Ohev Shalom of Bucks County Hosting Open House: All Are Welcome

Ohev Shalom of Bucks County is hosting an Open House on Sunday May 6th from 9:30 AM until 11:30 AM. All guests are welcome to visit the Synagogue in Richboro and learn what we have to offer to prospective members. Guests can tour the buildings and Hebrew School classroom. At 10 AM, and can meet our clergy during the Clergy Meet and Greet. Dr. Rabbi Elliot Perlman, Cantor Annelise Ocanto-Romo, and Cantor Emeritus Paul Frimark will tell you all about Ohev Shalom’s innovative programs in Jewish life and education. This is a great time for prospective members to learn about the benefits of being a member of the Synagogue and how its programs help people lead more enriched Jewish lives as members of the Ohev community. Please join us and enjoy coffee and snacks with members of Ohev’s leadership while getting to know the Ohev Community.

 

For Jewish families with young children, Ohev Shalom is excited to mention that family membership is complimentary until the oldest child is in the Third Grade!

 

More information about Ohev Shalom of Bucks County can be found by visiting http://www.ohev.org, by calling 215-322-9595, or by sending an email to [email protected]. Ohev Shalom celebrates the uniqueness of each individual and welcomes diversity within our sacred community. All are welcome, as Ohev is an all-inclusive community, and we welcome interfaith couples and families into our community.

USY students break dreidel spinning record in Philadelphia

Some 900 Jewish high school students, gathered in Center City Philadelphia from across North America this week for United Synagogue Youth’s annual international convention, appear to have “topped” the official world record for the most Hanukkah dreidels spun simultaneously in the same room.  With so many more present than needed to break the current record of 541, these Jewish teens fully expected to reach their goal and independent observers say preliminarily that they believe 687 of them successfully achieved their goal.

More after the jump.
It takes several months for the Guinness Book of World Records to verify and authenticate such claims, but official observers included the manager and staff of the Philadelphia Marriott Downtown.

The USYers, as they are known, just back from a morning of community service – including some dressed as “mitzvah clowns,” having performed at a nearby children’s hospital – were seated ten-to-a-table, at nearly 100 tables in a large ballroom, screaming and cheering themselves and each other on.  As one observer noted, “The group readied themselves, steadied their hands, and spun without abandon.”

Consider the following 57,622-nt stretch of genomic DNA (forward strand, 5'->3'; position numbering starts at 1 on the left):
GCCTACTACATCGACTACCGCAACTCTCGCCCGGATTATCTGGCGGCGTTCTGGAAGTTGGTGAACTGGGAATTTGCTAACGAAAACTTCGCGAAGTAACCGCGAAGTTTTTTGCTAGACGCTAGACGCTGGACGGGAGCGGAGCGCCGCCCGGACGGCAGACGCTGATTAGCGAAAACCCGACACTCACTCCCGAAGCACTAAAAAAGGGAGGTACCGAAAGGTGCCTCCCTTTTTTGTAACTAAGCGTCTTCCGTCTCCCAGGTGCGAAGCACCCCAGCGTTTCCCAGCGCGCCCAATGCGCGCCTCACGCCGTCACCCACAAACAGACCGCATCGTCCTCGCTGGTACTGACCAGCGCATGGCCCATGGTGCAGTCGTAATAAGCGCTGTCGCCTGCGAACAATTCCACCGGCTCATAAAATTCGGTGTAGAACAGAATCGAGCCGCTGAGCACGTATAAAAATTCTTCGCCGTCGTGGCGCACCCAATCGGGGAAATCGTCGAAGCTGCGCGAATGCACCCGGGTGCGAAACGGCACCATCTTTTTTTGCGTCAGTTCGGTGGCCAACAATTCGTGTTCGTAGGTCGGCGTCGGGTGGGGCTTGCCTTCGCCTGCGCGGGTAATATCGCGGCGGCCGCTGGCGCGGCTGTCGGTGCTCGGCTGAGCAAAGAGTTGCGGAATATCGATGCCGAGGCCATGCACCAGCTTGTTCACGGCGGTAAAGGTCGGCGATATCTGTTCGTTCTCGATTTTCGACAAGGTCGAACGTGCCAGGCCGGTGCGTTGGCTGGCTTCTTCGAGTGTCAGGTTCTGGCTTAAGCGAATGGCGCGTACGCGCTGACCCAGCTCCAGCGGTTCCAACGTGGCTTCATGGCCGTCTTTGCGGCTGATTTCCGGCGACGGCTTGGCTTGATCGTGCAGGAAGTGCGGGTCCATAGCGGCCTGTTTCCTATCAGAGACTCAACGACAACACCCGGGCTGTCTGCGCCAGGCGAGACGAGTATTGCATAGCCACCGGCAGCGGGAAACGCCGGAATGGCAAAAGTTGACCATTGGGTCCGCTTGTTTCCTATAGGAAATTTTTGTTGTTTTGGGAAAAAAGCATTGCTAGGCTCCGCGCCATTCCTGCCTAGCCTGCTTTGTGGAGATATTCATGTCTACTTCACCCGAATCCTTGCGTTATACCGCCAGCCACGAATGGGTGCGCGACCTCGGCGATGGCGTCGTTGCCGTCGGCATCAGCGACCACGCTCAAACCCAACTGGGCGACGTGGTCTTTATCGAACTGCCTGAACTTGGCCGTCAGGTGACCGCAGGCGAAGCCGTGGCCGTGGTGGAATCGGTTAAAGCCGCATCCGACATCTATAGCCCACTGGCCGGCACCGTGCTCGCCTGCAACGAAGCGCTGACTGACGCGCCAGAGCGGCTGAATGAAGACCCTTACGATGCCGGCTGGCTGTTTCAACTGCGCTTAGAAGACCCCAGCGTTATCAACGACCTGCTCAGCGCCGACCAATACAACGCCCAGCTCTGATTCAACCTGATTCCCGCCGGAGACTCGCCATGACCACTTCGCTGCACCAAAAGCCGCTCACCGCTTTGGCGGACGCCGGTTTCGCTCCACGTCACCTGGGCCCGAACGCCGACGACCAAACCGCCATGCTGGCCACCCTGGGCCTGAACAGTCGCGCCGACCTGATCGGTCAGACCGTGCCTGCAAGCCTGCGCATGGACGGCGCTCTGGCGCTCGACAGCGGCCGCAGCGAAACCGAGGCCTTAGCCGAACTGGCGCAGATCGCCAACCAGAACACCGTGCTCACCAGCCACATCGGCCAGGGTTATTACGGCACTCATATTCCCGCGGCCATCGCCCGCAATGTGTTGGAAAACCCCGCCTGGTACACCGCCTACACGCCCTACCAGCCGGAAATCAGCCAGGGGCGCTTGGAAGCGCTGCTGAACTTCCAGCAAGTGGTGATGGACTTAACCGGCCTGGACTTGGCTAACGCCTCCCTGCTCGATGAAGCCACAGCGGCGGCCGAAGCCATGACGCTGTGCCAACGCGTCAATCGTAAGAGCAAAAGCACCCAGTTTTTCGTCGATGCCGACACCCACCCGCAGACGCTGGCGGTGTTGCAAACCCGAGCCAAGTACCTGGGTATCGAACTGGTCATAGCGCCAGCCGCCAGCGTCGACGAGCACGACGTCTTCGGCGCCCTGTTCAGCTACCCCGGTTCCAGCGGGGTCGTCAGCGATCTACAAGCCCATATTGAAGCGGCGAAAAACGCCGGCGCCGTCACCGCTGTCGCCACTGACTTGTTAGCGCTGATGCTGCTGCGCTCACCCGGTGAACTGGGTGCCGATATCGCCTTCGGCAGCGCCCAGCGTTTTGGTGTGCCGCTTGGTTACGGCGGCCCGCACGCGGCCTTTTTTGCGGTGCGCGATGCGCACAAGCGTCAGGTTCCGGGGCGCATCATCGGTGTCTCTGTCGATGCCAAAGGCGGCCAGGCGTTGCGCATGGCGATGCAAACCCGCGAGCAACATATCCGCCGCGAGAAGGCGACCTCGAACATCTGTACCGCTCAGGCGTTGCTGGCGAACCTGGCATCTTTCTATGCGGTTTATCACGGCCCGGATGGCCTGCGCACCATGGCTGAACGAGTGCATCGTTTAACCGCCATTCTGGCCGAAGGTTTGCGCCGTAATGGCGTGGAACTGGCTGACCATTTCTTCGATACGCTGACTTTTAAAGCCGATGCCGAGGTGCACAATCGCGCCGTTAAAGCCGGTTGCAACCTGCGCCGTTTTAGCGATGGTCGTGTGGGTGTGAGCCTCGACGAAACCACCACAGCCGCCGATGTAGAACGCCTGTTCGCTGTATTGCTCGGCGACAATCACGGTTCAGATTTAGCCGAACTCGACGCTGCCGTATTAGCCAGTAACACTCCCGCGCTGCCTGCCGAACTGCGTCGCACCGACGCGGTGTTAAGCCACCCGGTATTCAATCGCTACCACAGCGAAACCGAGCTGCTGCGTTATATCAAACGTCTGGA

The current Guinness world record of 541 Hanukkah dreidels being spun simultaneously for at least ten seconds was set in 2005 at Temple Emmanuel in Cherry Hill, NJ.  Others have since claimed to top that official record but have yet to be verified.

Dreidel is a popular Yiddish-named children’s game of chance, traditionally played on Hanukkah, which began this year at sundown Tuesday night, December 20.  Players spin tops – in this case, colorful plastic ones with a distinctive shape and slender top – with a Hebrew letter on each side, winning or losing gelt, usually chocolate coins wrapped in foil, with each spin.

The USY convention, the largest annual gathering of Jewish youth, wraps up a year of events marking USY’s 60th anniversary, also includes remarks Thursday by four-star General Norton Schwartz, Chief of Staff of the U.S. Air Force, the highest ranking Jewish member of the U.S. military.

United Synagogue’s youth organization was established in 1951, and since then it has given Jewish teenagers the opportunity to come together to celebrate and learn about Judaism, develop a sense of Jewish identity, acquire leadership skills, and build lifelong friendships.  It has become one of the largest and most active Jewish youth groups in the world.

According to USY Convention Director Karen Stein:

Part of our objective is to teach the Jewish values of g’milut hasadim (performing acts of loving-kindness for others) and tikkun olam, which is, literally, repairing the world,” .  “We make a positive impact on the surrounding community while teaching our youth the importance of helping others, regardless of faith or race.  It’s amazing how the positive energy generated by students’ experiences at Convention can have an impact for months afterward.  USYers return to their regions and chapters full of new ideas that give a real boost to the level of programming and involvement in USY.